Rishi Sunak may have handed over even more cash to Rwanda as he desperately tries to resurrect the flagship deportation plan, MPs heard.

The Government is already known to have given £140million to the African nation, even though no asylum seekers have yet been sent. But a top civil servant has hinted the real figure could be even higher.

Officials were also forced to admit they have no idea where more than 17,000 asylum seekers who withdrew their applications last year had gone. It sparked allegations that ministers have been "cooking the asylum books".

Mr Sunak is under pressure to abandon the controversial Rwanda project, which was torpedoed by Supreme Court judges a fortnight ago. Despite the landmark decision that it is not a safe country to send asylum seekers to, ministers are working out ways to change the law as Tories descend into civil war.

A top Home Office official didn't deny that more cash could have been given to the Rwandan government, but told MPs they'd have to wait months to find out. Sir Matthew Rycroft told the cross-party Home Affairs Select Committee: "So there are additional payments each year and ministers have decided that the way to keep you and other colleagues in Parliament updated is once a year to set out the total additional payments to the government of Rwanda.

"And we'll do that in the annual report and accounts." The UK handed over an initial £120million when the deportation deal was agreed last year, and a further £20million covering 2023/24. But pressed on whether further sums have been paid, Sir Matthew said:"We will announce that in the normal way next summer."

Dame Diana Johnson, who chairs the committee, said it is hard to scrutinise the policy when the figures are being withheld. And Shadow Immigration Minister Stephen Kinnock said handing over more money is an "affront to the hard-working British taxpayer".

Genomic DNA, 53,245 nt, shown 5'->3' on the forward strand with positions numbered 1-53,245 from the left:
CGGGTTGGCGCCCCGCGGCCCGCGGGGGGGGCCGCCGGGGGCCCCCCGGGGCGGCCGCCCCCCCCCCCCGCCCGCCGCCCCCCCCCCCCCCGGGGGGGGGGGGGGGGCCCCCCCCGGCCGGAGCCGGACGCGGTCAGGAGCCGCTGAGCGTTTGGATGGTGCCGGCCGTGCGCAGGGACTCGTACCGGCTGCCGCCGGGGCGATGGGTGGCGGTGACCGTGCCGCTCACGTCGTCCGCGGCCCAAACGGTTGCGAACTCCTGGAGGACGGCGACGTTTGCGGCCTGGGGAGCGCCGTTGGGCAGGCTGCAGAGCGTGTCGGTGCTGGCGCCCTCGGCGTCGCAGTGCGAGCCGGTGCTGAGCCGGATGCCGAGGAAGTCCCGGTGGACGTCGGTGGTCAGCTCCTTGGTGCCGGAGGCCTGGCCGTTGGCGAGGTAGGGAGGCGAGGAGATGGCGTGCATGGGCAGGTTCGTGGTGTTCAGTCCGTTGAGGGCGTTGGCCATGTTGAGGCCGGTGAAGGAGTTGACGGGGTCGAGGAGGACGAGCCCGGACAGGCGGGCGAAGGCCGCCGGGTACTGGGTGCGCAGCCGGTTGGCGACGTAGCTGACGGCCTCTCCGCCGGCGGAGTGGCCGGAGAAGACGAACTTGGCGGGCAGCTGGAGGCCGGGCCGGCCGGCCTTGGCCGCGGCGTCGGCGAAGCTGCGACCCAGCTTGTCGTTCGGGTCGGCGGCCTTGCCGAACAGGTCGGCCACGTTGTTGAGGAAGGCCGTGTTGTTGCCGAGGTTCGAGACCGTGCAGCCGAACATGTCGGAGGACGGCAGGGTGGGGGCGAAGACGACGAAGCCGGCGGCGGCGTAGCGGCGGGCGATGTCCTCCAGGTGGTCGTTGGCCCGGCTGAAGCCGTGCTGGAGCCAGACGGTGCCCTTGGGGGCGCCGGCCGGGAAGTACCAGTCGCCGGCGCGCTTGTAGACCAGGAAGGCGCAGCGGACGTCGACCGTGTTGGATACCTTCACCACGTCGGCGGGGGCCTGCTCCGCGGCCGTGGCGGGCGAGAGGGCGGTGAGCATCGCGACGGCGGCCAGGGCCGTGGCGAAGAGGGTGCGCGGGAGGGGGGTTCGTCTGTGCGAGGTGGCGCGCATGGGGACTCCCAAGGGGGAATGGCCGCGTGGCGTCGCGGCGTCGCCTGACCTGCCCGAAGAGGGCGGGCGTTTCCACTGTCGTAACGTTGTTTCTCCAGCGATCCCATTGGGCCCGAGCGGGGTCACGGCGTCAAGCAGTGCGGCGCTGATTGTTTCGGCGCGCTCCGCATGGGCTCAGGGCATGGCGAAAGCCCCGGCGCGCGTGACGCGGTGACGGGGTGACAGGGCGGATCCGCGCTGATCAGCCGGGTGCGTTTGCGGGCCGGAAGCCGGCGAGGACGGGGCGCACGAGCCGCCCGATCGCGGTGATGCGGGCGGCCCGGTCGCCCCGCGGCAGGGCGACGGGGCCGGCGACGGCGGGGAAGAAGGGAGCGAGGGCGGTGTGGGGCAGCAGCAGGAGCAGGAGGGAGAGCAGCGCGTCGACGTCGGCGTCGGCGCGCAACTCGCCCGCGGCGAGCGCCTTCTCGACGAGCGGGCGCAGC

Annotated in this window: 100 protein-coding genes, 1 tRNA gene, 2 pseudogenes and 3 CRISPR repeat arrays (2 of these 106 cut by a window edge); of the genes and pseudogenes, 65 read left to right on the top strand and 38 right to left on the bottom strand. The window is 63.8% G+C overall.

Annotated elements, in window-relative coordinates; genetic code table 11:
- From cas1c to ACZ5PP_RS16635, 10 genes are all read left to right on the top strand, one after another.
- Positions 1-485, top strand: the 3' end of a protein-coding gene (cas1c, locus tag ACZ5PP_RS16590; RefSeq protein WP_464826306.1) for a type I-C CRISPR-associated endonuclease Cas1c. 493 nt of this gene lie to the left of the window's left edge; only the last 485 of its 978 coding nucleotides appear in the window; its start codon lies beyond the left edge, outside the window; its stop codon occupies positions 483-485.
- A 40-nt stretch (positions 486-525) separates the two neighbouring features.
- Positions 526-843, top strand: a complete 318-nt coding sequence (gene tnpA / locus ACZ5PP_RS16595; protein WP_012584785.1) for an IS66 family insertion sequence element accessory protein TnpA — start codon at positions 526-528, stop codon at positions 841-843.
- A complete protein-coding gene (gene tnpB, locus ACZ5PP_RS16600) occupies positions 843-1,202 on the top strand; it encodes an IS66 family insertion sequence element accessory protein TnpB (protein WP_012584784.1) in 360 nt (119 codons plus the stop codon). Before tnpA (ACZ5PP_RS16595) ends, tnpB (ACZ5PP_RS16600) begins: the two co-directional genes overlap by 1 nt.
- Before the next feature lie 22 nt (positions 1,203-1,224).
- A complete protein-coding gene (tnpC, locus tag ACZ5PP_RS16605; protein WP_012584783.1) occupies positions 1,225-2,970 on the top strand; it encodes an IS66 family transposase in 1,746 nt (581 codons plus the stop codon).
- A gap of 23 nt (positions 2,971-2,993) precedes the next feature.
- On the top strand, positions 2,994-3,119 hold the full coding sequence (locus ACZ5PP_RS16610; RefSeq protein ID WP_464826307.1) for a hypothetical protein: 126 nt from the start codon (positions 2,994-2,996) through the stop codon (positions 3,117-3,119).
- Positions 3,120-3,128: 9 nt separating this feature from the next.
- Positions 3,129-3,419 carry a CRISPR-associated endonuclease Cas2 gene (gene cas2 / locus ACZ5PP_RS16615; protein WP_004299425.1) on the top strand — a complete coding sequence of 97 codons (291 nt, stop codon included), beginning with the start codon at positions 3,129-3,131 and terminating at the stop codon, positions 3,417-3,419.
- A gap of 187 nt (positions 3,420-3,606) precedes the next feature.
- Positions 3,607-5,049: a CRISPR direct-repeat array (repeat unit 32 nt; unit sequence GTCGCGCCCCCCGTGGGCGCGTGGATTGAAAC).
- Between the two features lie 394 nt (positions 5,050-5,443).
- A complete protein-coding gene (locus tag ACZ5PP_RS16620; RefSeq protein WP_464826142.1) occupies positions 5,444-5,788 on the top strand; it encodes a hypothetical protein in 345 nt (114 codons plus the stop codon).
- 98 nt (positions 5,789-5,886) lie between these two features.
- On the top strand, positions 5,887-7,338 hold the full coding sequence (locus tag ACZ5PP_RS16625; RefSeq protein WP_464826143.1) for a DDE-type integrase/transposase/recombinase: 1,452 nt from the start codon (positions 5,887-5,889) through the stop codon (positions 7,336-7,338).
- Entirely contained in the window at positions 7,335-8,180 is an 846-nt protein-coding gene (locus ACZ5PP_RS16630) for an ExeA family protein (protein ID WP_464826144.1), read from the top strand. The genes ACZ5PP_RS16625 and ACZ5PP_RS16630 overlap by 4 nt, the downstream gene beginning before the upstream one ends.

Even Tory deputy chairman Lee Anderson vented his fury, telling the committee: "I find this absolutely staggering that the big boss hasn't got a clue, not just on this question, but nearly every other question we've asked today."

Mr Sunak has previously said he expects a new treaty with Rwanda to address some of the concerns raised by Supreme Court judges. And ministers are working on emergency legislation they say will prevent legal challenges.

Sir Matthew said the Home Office is putting "finishing touches" to the new treaty. But the PM was hit by a further headache when former Tory children's minister Tim Loughton questioned a 300% rise in asylum seekers withdrawing their applications last year.

Asked if he knew where 17,316 people who did so are, Simon Ridley, interim second permanent secretary at the Home Office, responded: “I don’t think we know where those people are, no.”

Labour's Mr Kinnock said: "Home Office officials let the cat out of the bag that under the Tories, 17,000 asylum seekers have gone missing. Labour first warned back in August that the Conservatives were cooking the asylum books by withdrawing claims for asylum seekers for spurious reasons, and then allowing those individuals to drift away undetected into the underground economy."

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